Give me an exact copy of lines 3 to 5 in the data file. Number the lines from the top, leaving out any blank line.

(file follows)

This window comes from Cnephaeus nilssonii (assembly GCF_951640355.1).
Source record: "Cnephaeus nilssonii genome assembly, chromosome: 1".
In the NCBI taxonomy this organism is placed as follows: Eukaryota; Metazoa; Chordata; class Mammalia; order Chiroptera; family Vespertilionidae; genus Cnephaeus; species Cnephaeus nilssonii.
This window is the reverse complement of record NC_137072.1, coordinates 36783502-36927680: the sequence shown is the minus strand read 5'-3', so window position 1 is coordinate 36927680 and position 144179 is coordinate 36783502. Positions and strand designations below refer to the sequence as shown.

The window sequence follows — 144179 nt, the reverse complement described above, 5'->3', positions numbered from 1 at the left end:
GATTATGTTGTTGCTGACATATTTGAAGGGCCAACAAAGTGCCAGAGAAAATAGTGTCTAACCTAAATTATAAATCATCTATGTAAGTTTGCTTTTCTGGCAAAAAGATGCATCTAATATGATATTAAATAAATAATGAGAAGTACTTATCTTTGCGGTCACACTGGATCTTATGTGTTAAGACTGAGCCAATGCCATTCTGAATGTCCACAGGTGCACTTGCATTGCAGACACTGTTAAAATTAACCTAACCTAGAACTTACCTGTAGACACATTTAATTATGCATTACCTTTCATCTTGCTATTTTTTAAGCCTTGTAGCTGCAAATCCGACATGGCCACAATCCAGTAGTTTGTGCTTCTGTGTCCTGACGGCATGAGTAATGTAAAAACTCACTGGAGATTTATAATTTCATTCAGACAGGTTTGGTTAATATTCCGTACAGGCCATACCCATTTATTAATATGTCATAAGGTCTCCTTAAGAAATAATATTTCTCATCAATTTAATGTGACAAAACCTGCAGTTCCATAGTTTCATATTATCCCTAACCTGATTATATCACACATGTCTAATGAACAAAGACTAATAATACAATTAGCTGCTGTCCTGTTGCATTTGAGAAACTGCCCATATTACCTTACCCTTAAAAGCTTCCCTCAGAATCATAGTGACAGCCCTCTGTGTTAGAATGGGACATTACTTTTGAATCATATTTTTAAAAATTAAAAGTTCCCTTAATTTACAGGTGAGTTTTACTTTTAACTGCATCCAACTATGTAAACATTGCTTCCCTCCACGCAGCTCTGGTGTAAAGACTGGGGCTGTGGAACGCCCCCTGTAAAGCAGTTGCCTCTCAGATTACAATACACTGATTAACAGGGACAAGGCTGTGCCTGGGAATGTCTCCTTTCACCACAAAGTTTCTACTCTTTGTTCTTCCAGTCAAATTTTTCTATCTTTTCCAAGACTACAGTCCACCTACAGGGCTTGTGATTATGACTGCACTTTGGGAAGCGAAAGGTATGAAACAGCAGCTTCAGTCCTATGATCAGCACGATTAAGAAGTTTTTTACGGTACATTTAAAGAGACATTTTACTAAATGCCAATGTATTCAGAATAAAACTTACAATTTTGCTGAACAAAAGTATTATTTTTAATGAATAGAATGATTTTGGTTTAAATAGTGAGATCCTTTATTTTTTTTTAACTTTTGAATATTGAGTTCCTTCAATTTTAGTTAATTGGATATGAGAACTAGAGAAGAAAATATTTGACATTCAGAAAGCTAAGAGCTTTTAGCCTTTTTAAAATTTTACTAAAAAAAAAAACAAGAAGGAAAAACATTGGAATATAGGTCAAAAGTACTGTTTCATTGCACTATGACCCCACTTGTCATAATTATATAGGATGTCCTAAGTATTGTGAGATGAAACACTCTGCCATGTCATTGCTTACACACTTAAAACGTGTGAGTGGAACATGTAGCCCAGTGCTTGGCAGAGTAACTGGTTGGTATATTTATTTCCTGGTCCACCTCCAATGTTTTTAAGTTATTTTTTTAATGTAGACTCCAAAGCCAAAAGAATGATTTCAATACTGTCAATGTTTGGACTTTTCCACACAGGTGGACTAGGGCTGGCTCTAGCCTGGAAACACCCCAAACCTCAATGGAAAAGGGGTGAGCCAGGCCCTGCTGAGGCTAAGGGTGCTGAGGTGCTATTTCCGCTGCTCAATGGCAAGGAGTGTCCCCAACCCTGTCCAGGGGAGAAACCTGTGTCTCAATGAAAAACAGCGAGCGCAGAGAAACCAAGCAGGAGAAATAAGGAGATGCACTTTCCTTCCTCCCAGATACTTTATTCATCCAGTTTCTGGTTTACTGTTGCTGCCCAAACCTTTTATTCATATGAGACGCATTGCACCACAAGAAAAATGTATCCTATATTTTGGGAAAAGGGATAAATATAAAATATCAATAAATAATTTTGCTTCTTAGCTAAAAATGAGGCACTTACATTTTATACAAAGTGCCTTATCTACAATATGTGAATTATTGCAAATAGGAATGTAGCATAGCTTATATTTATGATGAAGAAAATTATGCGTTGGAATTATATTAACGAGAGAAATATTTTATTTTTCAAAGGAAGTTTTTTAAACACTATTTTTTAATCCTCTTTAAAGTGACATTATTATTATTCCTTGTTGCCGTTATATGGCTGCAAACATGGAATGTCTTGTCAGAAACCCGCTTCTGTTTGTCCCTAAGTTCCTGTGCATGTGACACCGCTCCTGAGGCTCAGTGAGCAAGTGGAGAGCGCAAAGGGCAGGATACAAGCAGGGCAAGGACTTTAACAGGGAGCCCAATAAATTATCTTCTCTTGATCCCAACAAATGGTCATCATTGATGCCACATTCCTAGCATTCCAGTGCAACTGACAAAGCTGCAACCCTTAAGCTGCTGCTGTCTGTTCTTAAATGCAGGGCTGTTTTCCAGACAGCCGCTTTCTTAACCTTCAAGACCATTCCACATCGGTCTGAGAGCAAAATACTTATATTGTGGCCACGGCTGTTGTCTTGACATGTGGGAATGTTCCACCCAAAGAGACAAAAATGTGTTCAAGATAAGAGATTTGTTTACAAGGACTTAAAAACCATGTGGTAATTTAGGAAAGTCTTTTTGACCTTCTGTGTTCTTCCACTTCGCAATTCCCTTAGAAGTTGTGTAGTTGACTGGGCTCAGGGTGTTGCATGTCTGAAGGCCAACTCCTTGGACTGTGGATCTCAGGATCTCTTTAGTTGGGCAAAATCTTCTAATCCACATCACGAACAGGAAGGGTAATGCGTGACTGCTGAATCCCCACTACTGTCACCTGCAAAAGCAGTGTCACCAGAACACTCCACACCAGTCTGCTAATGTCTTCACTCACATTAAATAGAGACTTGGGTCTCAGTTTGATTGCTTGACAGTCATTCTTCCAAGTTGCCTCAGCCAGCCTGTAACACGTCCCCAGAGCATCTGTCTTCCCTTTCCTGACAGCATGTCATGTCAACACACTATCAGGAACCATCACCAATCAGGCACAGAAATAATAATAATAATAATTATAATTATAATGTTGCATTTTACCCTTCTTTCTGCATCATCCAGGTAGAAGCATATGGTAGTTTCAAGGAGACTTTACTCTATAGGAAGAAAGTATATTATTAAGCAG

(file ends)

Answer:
In the NCBI taxonomy this organism is placed as follows: Eukaryota; Metazoa; Chordata; class Mammalia; order Chiroptera; family Vespertilionidae; genus Cnephaeus; species Cnephaeus nilssonii.
This window is the reverse complement of record NC_137072.1, coordinates 36783502-36927680: the sequence shown is the minus strand read 5'-3', so window position 1 is coordinate 36927680 and position 144179 is coordinate 36783502. Positions and strand designations below refer to the sequence as shown.

The window sequence follows — 144179 nt, the reverse complement described above, 5'->3', positions numbered from 1 at the left end: